2 Proposed soil and water conservation strategies for Lake Rawa Dano, West Java, Indonesia 249 The main environmental degradation issues are the population growth and the economic pressure in this area, which have lead to uncontrollable intensive agricultural development. Therefore, a soil and water conservation strategy is needed urgently to conduct the catchment management in a way such that Lake Rawa Dano will remain intact as a sustainable water supply. In this study, not only the physical aspects of the lake are assessed, but also the social aspects for better implementation of the management programme. ENVIRONMENTAL SETTING Physical aspects Geography The Cidanau catchment is located at latitudes and longitudes of 06 07'30"S-06 18'00"S and '00"E '00"E. The study area of the Cidanau catchment is approximately ha, situated in Serang District of West Java, Indonesia. The Natural Reserve Area is located in the central part of the Cidanau catchment, covering an area of 2500 ha. As shown in Table 1, there are six sub-districts in this area. The sub-district of Padarincang has the largest number of villages (nine villages) as well as the biggest area in the catchment. However, the sub-district of Mancak has only one village in this catchment, even though it is not the smallest area. The sub-district of Padarincang has the largest area, almost 50% of the total area. The second and third largest areas are the sub-districts of Cinangka and Ciomas which cover 16% and 11.8% of the total area, respectively. These are located south of the lake. As shown in Table 1 and Fig. 1, the study area consists of six subcatchments called Cisaat, Cisawarna, Cikalumpang, Cibojong, Cicangkedan and Cikondang. The administrative boundaries of the sub-districts are different from the catchment boundaries. From these subcatchments, there are three subcatchments (Cisaat and Cisawarna, Cikalumpang) where the rivers discharge to the Natural Reserve Area. However there are two subcatchments (Cisaat and Cisawarna) that directly discharge to the Lake of Rawa Dano. These are situated in the eastern part of the Cidanau catchment area. Table 1 Cidanau River catchment distribution. No Name of sub Name of Administrative area: Location in Number of district subcatchment (ha) % catchment villages 1 Cinangka Cicangkedan, Cikondang west 7 2 Mancak Cisawarna north 1 3 Pabuaran Cisaat northeast 4 4 Ciomas Cisaat, Cisawarna southeast 9 5 Padarincang Cikalumpang, south 13 Cisawarna, Cibojong 6 Mandaiawangi Cikalumpang south 4 Total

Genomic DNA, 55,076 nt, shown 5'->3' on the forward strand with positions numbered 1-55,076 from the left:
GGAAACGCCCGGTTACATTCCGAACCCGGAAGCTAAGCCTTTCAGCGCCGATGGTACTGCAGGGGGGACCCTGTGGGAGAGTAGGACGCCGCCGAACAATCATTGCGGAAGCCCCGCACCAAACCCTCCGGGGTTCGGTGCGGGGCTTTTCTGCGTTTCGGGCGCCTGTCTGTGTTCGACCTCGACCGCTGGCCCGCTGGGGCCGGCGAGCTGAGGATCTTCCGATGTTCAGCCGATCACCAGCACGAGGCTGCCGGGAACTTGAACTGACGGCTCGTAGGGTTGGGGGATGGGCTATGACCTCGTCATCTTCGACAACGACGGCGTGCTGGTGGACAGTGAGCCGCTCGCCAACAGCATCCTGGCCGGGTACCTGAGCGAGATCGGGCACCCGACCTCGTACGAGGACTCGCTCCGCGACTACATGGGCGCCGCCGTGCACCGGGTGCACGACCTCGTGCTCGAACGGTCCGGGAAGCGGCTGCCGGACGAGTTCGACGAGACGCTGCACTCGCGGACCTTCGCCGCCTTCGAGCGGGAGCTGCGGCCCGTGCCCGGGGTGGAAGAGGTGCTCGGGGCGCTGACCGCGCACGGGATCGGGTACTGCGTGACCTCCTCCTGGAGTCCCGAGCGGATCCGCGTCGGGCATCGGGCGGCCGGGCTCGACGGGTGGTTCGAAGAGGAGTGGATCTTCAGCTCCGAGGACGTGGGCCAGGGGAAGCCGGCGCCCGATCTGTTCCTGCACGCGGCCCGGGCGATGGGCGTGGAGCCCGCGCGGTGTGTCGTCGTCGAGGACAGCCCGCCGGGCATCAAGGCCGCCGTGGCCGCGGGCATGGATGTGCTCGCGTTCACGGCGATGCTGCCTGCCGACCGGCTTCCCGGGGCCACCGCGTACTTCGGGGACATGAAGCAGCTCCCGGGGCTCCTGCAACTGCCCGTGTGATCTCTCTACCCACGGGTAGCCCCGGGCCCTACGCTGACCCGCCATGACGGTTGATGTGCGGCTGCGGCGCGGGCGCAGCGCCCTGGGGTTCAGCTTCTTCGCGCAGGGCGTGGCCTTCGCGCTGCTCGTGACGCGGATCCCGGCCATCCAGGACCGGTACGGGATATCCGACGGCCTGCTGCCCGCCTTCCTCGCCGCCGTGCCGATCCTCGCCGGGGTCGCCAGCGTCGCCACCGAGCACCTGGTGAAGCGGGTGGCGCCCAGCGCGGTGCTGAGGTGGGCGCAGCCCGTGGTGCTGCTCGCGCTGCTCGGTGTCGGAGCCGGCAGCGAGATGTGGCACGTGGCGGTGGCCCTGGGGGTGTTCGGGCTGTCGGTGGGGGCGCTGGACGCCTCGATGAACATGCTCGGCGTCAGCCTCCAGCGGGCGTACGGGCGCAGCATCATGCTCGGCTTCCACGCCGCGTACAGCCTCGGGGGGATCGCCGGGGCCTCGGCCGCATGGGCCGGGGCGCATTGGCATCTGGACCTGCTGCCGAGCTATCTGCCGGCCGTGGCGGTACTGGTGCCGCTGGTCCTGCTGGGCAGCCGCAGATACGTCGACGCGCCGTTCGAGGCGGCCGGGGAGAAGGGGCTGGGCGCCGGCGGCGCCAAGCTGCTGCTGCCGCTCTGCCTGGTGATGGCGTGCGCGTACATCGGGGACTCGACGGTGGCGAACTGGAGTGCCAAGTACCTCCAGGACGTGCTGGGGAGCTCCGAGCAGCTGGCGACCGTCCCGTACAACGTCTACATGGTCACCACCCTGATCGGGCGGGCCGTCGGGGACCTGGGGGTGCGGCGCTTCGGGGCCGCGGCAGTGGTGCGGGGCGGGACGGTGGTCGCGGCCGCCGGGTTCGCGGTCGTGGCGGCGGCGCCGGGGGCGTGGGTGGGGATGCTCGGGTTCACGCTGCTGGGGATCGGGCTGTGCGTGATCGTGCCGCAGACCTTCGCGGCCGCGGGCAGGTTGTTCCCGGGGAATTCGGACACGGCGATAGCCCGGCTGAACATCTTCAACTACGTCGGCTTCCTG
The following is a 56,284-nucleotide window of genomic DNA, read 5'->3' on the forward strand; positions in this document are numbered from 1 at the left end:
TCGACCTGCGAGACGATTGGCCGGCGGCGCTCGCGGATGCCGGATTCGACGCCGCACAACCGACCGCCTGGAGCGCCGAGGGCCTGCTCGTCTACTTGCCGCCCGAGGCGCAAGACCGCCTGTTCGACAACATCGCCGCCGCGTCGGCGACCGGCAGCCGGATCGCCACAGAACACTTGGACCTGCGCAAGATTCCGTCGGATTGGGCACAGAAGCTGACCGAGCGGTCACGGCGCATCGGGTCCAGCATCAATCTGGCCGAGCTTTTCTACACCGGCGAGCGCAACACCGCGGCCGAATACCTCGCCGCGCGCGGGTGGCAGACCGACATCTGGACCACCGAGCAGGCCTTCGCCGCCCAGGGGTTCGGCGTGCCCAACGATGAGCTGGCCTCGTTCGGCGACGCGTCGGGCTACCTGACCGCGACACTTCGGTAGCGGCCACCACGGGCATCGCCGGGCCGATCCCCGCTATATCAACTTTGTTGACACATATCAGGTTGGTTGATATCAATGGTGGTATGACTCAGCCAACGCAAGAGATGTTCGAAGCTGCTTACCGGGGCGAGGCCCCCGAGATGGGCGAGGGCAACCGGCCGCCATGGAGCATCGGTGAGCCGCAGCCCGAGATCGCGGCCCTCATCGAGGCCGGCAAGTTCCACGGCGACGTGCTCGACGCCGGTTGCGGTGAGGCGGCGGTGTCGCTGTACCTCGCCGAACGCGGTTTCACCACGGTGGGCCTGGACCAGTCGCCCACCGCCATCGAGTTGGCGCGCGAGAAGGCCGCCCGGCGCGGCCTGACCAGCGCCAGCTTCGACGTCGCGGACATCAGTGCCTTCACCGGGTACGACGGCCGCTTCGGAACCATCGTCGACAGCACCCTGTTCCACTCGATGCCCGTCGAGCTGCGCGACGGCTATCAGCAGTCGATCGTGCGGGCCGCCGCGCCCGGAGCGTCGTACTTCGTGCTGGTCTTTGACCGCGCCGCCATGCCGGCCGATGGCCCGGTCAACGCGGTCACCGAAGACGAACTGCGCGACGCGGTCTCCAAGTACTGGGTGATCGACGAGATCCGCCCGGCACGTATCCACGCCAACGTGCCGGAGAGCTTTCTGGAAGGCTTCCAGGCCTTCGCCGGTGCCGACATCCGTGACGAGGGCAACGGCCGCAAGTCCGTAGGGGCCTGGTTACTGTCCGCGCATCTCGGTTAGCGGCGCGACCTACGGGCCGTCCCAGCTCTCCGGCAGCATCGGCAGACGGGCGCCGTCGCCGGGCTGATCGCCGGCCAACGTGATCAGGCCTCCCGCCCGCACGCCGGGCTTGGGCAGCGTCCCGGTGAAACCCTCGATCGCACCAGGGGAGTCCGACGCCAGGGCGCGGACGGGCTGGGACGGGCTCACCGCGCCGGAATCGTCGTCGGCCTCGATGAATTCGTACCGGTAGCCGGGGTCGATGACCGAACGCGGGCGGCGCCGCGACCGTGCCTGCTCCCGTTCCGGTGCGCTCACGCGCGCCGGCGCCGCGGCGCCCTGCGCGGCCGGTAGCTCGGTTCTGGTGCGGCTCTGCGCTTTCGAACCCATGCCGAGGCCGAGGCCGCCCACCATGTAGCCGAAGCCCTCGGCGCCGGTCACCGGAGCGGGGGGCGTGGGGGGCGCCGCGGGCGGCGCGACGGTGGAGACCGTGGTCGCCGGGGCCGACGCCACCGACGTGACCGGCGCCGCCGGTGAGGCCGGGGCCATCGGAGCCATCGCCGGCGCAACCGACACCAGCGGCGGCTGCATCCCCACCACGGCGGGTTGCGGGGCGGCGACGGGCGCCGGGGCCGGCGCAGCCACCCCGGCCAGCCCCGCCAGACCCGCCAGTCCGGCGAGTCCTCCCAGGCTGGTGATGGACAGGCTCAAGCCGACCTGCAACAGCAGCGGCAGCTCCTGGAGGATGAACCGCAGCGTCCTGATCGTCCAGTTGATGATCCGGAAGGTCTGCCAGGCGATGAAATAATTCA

3 250 Seno Adi Fig. 1 The Cidanau catchment area. Soil and geology The soils of the Cidanau catchment consists of alluvial, Regosol, Latosol (Oxisol) and Gley Humic soils. The alluvial (Entisol) soils are mostly located in the surroundings of the lake where the soil has potential for paddy field development. Latosol is the dominating soil, covering approximately 58% of the area. Even though it is quite suitable for agricultural development, this soil type is susceptible to erosion, especially in the absence of conservation practices. Geologically, the rock material ranges from volcanic rocks to alluvial deposits. The stratigraphy of the rock from the older formations to the recent formation can be identified as: lava, breccia and tuff of Mt Dano (lower Pleistocene); tuff of Mt Dano (middle to upper Pleistocene); breccia and lava of Mt Tukung (middle to upper Pleistocene); breccia, tuff, and lava of Mt Karang (upper Pleistocene-Holocene); lava and breccia of Mt Parakasak; river sediment; swamp sediment. Physiography The study area ranges from sea level to 800 m a.s.l. (above sea level) in the surrounding mountains. However, the main area is at m a.s.l. The catchment topography is dominated by flat terrain (almost 40%> of the total area), mostly located in the central northern part of the catchment. The steep and very steep terrain (25% of total area) is mostly located in the southern part and some areas in the hilly northern part of the catchment as shown in Table 2 and Fig. 2. Table 2 Slope distribution. No Slope Area (ha) (%) Dominant distribution Central north West and northeast North North 5 > Hilly north and south Total